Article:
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Azerbaijan: A Country Committed To Regaining Nagorno-Karabakh

Baku, Azerbaijan, 19 March 1998 (RFE/RL) -- After years of ethnic killings, war, destruction, military occupation, mass migration and intransigence at the negotiating table, Azerbaijan remains committed to regaining its lost territories -- the former Nagorno-Karabakh autonomous region and six surrounding districts.

Just over ten years ago, on February 20, 1988, the Supreme Soviet of mainly ethnic Armenian Nagorno-Karabakh called for the transfer of authority over the region from Azerbaijan to Armenia. One week later, ethnic Armenian residents of the Azerbaijani seaside town of Sumgait were subjected to three days (Feb 27-29, 1988) of mass killings and beatings that left 32 people dead, according to Azerbaijani authorities, though far more dead according to ethnic Armenian survivors. That act -- allegedly fomented by the Azerbaijani KGB as retribution for Stepanakert's move to take Karabakh out of Azerbaijan -- touched off more ethnic killings in Armenia and Azerbaijan, leading to a massive flight of refugees in both directions.

As the Soviet Union disintegrated after the August 1991 failed coup attempt, Nagorno-Karabakh declared independence, noting that it had only been incorporated into Azerbaijan in Soviet times. The break-away region then fought a three-year war that in the end left some 20 percent of Azerbaijani territory occupied by the ethnically Armenian Nagorno-Karabakh Army. The Azerbaijani military defeat led to the fall of Azerbaijan's democratically elected president, Abulfaz Elchibey, and the co-opting of the parliament and government by former Soviet politburo member Heidar Aliyev.

Negotiations on resolving the conflict, co-chaired by the U.S., Russia and France, are at present stalled and unlikely to proceed until a greater degree of political legitimacy has been established in the region. That legitimacy will come, ostensibly, through the March 30 presidential run-off elections in Armenia and the October presidential elections in Azerbaijan, when Aliyev is expected to win handily regardless of how free and democratic the polls are.

Last month, Aliyev fired his foreign minister, Hasan Hasanov, amid accusations of misappropriation of funds. Hasanov was known for his undiplomatic outbursts, such as when he told this reporter five years ago: "The Armenians are a nation of vampires, they suck our blood."

In contrast, Hasanovs newly appointed successor as foreign minister, Tofik Zulfugarov, is a young, polished, circumspect diplomat. In an interview with RFE/RL just days before he was appointed to replace Hasanov, Zulfugarov said Hasanov's departure was in no way linked to the foreign ministry's policy, which he says is under Aliyev's guidance. As a result, Zulfugarov says the personnel change will not influence in any way the process of resolving the Karabakh conflict.

"Azerbaijan supports the principles proposed at the Lisbon summit (in 1996) as a basis for resolving the conflict. The co-chairs proposed a step-by-step approach with the first stage calling for the liberation of parts of the occupied territories, the second stage calling for resolving problems concerning the Shusha district (in Karabakh) and Lachin district (in the corridor between Karabakh and Armenia) and recognition of Nagorno-Karabakh's status within Azerbaijan. I think any problem should be resolved gradually. The attempt to do it by mixing it all together and resolving everything simultaneously does not seem to me to be the best or shortest way to a resolution," Zulfugarov says. He adds that the Azerbaijani side does not exclude the possibility of a package solution, but he advocates a step-by-step approach as more realistic.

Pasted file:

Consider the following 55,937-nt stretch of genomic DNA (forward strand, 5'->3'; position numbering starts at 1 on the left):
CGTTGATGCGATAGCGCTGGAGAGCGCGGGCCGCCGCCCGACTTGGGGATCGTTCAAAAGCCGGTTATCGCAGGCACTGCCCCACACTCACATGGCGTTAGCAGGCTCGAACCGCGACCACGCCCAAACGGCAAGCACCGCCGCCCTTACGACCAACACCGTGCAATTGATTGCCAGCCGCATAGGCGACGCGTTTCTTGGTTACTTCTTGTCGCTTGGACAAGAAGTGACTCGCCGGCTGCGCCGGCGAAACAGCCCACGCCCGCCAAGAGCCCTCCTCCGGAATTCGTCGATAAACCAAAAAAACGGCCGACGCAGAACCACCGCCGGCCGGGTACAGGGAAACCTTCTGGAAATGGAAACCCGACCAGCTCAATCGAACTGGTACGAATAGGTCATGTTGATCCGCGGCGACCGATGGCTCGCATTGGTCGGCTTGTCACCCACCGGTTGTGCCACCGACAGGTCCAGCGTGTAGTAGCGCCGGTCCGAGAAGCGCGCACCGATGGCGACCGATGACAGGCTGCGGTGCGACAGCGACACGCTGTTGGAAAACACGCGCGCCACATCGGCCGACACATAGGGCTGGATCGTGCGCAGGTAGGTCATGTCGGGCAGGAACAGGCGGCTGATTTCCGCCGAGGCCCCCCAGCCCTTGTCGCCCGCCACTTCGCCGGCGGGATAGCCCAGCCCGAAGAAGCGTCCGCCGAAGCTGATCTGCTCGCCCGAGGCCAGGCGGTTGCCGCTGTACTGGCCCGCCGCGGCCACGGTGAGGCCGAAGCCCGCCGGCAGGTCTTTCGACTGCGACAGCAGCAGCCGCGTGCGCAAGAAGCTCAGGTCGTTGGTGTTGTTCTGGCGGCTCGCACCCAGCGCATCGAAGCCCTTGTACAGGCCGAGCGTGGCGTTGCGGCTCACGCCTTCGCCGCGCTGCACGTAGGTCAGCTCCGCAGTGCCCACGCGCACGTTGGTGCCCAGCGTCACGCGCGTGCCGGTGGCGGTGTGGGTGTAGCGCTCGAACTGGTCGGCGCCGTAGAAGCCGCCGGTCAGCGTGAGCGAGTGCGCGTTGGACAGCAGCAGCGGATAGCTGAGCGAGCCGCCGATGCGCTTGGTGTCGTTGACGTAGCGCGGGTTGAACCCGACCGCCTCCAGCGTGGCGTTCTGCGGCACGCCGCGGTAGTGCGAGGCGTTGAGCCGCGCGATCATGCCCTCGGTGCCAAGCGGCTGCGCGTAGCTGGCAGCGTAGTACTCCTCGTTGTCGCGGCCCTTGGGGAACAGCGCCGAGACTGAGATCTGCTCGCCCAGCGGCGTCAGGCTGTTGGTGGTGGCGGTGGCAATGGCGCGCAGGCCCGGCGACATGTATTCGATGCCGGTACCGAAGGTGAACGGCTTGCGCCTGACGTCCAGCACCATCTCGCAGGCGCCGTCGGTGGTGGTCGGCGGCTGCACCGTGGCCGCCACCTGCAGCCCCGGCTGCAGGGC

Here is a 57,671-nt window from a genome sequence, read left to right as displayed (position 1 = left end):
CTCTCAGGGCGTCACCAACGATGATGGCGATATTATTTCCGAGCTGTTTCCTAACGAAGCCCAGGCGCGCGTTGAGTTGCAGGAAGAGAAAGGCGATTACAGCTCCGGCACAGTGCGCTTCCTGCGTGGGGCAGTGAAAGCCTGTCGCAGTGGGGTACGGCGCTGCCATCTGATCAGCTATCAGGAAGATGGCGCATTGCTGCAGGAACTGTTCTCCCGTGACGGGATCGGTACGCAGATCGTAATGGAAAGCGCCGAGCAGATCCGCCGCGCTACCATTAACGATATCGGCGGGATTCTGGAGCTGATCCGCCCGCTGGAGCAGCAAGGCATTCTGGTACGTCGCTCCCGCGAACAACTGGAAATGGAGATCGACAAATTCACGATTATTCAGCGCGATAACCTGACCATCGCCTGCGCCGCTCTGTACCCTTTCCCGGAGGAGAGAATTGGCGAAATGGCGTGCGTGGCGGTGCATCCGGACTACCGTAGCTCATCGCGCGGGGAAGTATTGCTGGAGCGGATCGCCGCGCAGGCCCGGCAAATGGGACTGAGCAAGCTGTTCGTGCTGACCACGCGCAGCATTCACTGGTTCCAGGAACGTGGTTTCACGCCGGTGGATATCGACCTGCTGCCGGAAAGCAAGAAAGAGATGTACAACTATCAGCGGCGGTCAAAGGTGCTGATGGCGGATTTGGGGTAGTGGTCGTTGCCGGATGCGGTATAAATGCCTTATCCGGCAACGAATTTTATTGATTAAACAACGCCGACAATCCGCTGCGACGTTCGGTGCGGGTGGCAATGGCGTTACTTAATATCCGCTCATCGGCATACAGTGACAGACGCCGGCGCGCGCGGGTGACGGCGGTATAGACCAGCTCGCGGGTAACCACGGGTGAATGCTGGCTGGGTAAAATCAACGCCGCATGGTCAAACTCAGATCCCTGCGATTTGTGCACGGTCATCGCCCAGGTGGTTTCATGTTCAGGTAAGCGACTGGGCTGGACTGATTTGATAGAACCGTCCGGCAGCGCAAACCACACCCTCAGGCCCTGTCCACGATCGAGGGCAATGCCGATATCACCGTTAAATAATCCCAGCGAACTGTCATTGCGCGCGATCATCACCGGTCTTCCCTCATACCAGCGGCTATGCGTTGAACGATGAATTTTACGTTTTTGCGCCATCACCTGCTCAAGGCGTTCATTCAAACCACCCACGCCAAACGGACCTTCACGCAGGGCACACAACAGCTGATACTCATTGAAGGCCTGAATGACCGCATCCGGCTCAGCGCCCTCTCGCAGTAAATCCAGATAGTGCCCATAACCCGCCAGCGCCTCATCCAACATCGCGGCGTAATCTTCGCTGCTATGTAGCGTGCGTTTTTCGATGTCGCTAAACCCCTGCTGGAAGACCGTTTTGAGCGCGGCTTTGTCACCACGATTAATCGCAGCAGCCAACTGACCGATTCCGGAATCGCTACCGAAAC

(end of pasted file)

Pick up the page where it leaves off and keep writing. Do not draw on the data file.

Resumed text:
Zulfugarov, who until recently served as deputy foreign minister and headed the Azerbaijani delegation to the stalled OSCE-sponsored Minsk Group negotiations, says that for a deal to be struck, confidence has to be built up and emotions have to be put aside.

"In negotiations, very frequently, subjective and emotional or psychological aspects do not really play the main role, the main thing is resolving the problem. I can tell my negotiating partner that in comparison to the previous round he has done well or badly or very well, but that is not so important. The main thing is that the opportunity has been created for resolving the issue we have been empowered to negotiate. One must engage in the talks rationally, without emotion," Zulfugarov says. He also says that while "psychology influences various aspects of the negotiations, it is not the decisive factor."

Some observers in Baku say time is on Azerbaijan's side. They believe that increasing income from Western, Caspian oil-related investments will inevitably enable Azerbaijan to regain its lost military strength. At the same time, they say that Armenia, sorely lacking in foreign investment, could go broke supporting the continued military occupation of the large security zone around Nagorno-Karabakh. But the counter-argument to that scenario is that there is no serious will among Azeris to fight to regain the lost territories, while for Armenians Karabakh remains a vital cause.

Western diplomats in Baku say Azerbaijan is in no position to regain the lost territories militarily. And Azeri government officials argue in favor of a peaceful resolution. Nevertheless, some opposition politicians and activists hold out a military solution as a last resort.

The chairman of President Aliyev's Department for Social Policy, Ali Hasanov, says the leadership is convinced that reason will prevail. In his words, "we do not envision the prospect of war or a resolution of this issue by force."

"We do not think this process will take several more years. We are convinced that justice will prevail with a peaceful resolution," Hasanov says.